How have you started to acknowledge your own biases?
I also recently started a book called Blindspot: Hidden Biases of Good People. My friend Kelly and I were talking and I said, “Look. I have bias. I have issues that come up.” Subconsciously, my reactions are not always the right reactions and I know they're wrong—so what do I do when I have reactions to a young black kid coming on the subway alone at night? It's not reasonable to have a negative reaction to some kid, but that's a part of our culture and that's real. I think it's really hard to talk about this stuff. No wants to say, “I'm a racist.” Or, “I judge people.” No one wants to say that about themselves and yet, it's true. We have so many different kinds of biases and as soon as we start to acknowledge that in ourselves, the better off we're going to be. 

You're on a TV show. People know who you are. Somehow though, Trump and his administration have tried to paint that as a negative thing, as if your platform negates your right to speak up.
His anti-celebrity stance is hilarious because he is one—that's how he got elected.

Now he's "a man of the people."
I would like to use whatever influence I have to simply point in other directions because the truth is, again, I am a heterosexual white female. Even though I feel endangered for the first time in my life and my reproductive rights are at stake, I am not in a vulnerable community. If there's anyone looking to me, the best option would be to point in another direction, to a community that may not be seen. It's important to be talking to these communities that are truly in danger under this new government.

What have you been doing to take care of yourself since the election?
I was out with my costar Kether [Donohue] the other night. We went and saw a Broadway show and in the street a guy came up to us and said, “Hey, I recognize you.” And of course we thought, “Oh, he watches the show.” And he said, “Yeah, you were on the subway crying the day after the election.” [Laughs.] So, lots of crying, lots of talking.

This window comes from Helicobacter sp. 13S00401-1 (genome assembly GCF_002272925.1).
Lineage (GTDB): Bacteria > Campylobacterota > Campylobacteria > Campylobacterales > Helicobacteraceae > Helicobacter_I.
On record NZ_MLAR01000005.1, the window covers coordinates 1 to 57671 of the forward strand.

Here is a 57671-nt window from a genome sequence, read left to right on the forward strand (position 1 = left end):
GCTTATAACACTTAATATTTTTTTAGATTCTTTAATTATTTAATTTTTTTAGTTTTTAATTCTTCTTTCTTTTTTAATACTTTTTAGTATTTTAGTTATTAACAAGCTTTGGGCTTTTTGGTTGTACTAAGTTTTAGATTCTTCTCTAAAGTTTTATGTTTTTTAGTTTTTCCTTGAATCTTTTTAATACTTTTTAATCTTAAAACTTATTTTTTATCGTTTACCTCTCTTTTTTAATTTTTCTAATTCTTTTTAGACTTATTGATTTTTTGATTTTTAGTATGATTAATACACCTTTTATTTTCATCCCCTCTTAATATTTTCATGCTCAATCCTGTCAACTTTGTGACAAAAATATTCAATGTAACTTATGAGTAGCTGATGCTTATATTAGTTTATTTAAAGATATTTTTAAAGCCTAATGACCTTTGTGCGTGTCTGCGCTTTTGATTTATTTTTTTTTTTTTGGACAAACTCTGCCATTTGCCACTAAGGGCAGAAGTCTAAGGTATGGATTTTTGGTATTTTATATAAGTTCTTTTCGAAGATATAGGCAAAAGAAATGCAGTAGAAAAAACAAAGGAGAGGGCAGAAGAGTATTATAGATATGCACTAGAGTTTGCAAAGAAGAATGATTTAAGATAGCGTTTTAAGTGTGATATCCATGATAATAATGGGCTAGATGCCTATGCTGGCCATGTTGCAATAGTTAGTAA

So, I just I have one last question.
If you say, “What's your Sunday Funday?” I'll shoot you. [Laughs.]

That doesn't really seem appropriate right now? Unless your Sunday Funday includes protesting?
That's a great answer!

That should be your new answer from here on out.
Great. Thank you for that.

No problem! So what other issues do you want people to rally around and approach with the same fervor that fueled the women’s march?
Our environment is an irreversible problem, so I think getting more informed about the environment is incredibly important. Our health care—I'm not sure what's going to happen with health care because I think, and maybe I'm being optimistic, that the administration is starting to realize the mass chaos and anger that will happen if ACA is completely gone. Roe v. Wade is a human rights issue. People are not going to stop getting abortions, they're just going to start having unsafe abortions. I could go on and on. Everyone needs to sign up for whatever Muslim registry there is, and I will commit to signing up for a Muslim registry despite the fact that I am not [Muslim], because that sets a scary precedent. I don't have a group of Muslim friends and I don't know a lot of people of that religion, so my job now is to go to a mosque and say, “Hey! Teach me.” I would hope that people just get outside of themselves and learn more about these cultures that we're told are terrible and bad and scary. That's going to help everyone. 

Thanks so much for taking the time to talk with us.
Thank you for writing about this. That's all we can do, is keep talking about this shit for the next four years, hopefully not more. You have to be uncomfortable. All this shit is real.